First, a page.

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Ratcliffe’s work confirms the value of nature soundtracks in particular contexts.  She determined via a literature review that “nature is broadly characterized by the sounds of birdsong, wind, and water, and these sounds can enhance positive perceptions of natural environments presented through visual means. Second, isolated from other sensory modalities these sounds are often, although not always, positively affectively appraised and perceived as restorative. Third, after stress and/or fatigue nature sounds and soundscapes can lead to subjectively and objectively improved mood and cognitive performance, as well as reductions in arousal. . . . not all nature sounds are regarded equally positively. . . . [for example] Bradley and Lang (2007) measured 167 sounds. . . . Some natural sounds, such as water and birds, scored relatively high on pleasure while others, such as growling, were rated as less pleasant. . . . . Hedblom et al. (2014) observed that combinations of bird sounds were rated as more pleasant than the sounds of a single species.”

Eleanor Ratcliffe.  2021. “Sound and Soundscape in Restorative Natural Environments: A Narrative Literature Review.” Frontiers in Psychology, vol. 12, 570563, https://doi.org/10.3389/fpsyg.2021.570563

De Groot evaluated how in-store scents influence shopping behavior.  He determined via data collected in “a second-hand clothing store [where study participants] could face one of three conditions: fresh linen scent (pleasant and semantically priming ‘clean clothing’ increasing the products' value), vanilla sandalwood scent (pleasant control odor), or regular store odor (odorless control). . . . .  that fresh linen scent almost doubled consumer spending vs. the odorless control and the pleasant control odor. Other factors potentially affecting consumer behavior (e.g., weekday, weather, odor awareness) were uncorrelated. . . .  only fresh linen scent increased mood and evaluations of the store, staff, and products. . . .  consumers are no “zombies” that empty their pockets in the presence of whatever odor; the smell needs to have a meaningful link to the (sustainable) context at hand to influence consumer behavior.”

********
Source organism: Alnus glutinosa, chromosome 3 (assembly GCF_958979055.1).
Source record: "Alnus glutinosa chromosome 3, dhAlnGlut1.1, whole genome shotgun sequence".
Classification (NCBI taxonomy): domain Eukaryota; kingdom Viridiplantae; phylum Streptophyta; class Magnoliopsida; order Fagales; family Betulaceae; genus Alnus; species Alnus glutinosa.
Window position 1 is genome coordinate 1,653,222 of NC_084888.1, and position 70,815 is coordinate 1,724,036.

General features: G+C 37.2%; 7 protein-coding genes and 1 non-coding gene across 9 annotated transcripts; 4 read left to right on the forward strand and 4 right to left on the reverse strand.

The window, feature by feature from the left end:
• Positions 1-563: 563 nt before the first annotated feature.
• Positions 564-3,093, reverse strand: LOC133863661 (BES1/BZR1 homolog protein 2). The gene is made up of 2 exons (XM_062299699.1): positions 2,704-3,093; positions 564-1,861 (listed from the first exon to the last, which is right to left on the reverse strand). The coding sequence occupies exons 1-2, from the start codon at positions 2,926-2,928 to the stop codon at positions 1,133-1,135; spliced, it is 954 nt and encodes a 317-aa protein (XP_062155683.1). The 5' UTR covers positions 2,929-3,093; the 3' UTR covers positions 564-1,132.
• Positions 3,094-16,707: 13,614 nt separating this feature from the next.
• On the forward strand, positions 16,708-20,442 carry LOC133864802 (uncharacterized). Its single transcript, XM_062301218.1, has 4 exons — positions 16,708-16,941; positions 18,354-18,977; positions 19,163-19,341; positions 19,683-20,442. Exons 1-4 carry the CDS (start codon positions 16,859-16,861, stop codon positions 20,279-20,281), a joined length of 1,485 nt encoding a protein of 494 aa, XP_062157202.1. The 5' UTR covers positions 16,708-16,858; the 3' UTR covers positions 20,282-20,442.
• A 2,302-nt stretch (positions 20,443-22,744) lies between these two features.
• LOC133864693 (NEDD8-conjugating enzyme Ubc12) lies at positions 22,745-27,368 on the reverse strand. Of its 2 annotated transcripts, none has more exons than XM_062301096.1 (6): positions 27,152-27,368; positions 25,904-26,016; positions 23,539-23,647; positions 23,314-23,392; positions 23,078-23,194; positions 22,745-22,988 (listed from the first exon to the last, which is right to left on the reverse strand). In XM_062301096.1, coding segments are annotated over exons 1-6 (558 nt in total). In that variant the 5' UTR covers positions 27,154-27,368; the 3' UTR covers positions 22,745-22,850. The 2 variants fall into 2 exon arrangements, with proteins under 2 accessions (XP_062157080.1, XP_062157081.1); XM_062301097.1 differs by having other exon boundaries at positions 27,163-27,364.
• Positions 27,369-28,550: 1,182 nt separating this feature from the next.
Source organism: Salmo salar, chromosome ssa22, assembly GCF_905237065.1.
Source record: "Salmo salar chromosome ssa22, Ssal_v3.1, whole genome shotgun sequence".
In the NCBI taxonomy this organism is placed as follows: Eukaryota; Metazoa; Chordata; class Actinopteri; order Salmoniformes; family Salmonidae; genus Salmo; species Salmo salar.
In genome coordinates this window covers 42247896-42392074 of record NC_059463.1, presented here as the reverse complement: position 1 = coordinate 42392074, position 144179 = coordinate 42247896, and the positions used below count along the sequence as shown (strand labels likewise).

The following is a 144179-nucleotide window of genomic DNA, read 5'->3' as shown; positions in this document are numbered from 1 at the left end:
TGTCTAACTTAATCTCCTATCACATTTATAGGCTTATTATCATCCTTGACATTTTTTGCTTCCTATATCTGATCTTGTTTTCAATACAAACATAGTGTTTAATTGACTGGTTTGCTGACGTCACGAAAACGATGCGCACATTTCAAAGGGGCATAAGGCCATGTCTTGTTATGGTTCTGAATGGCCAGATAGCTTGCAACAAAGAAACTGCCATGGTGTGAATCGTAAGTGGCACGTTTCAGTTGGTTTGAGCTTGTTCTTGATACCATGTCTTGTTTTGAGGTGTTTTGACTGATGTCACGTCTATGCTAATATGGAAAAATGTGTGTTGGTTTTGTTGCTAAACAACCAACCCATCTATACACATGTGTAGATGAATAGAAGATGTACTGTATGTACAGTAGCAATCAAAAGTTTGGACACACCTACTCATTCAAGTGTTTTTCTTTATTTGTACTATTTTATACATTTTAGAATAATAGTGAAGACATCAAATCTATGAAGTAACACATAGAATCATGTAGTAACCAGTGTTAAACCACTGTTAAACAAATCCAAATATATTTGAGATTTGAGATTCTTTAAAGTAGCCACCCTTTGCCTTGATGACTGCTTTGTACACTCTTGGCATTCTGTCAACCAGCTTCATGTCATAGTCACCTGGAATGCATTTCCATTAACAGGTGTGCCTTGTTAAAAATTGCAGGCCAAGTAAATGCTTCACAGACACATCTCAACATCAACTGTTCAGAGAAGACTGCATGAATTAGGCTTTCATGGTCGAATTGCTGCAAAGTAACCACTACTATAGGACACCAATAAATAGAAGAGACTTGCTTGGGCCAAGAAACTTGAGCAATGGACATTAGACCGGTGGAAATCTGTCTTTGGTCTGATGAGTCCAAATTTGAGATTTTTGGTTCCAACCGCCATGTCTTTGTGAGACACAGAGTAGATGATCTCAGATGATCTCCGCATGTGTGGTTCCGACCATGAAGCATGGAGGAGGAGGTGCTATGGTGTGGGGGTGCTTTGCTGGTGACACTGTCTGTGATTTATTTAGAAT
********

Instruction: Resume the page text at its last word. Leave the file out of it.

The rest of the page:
Jasper de Groot.  2021.  “Smells in Sustainable Environments:  The Scented Silk Road to Spending.”  Frontiers in Psychology, vol. 12, 718279, https://doi.org/10.3389/fpsyg.2021.718279

Hornstein, Fanselow, and Eisenberger studied links between feeling something warm and perceptions of safety.  They learned that “a physically warm stimulus was less readily associated with threat (compared to soft or neutral stimuli; Study 1) and was able to inhibit the fear response elicited by other threatening cues (compared to neutral stimuli; Study 2). Results showed that physical warmth resisted association with threat (Study 1) and not only inhibited the fear response but also led to lasting inhibition even after the warm stimulus was removed (Study 2).”  In the warmth condition, an activated warm pack was placed in the study participant’s right hand.

E. Hornstein, M. Fanselow, and N. Eisenberger.  “Warm Hands, Warm Hearts:  An Investigation of Physical Warmth as a Prepared Safety Stimulus.”  Emotion, in press, https://doi.org/10.1037/emo0000925

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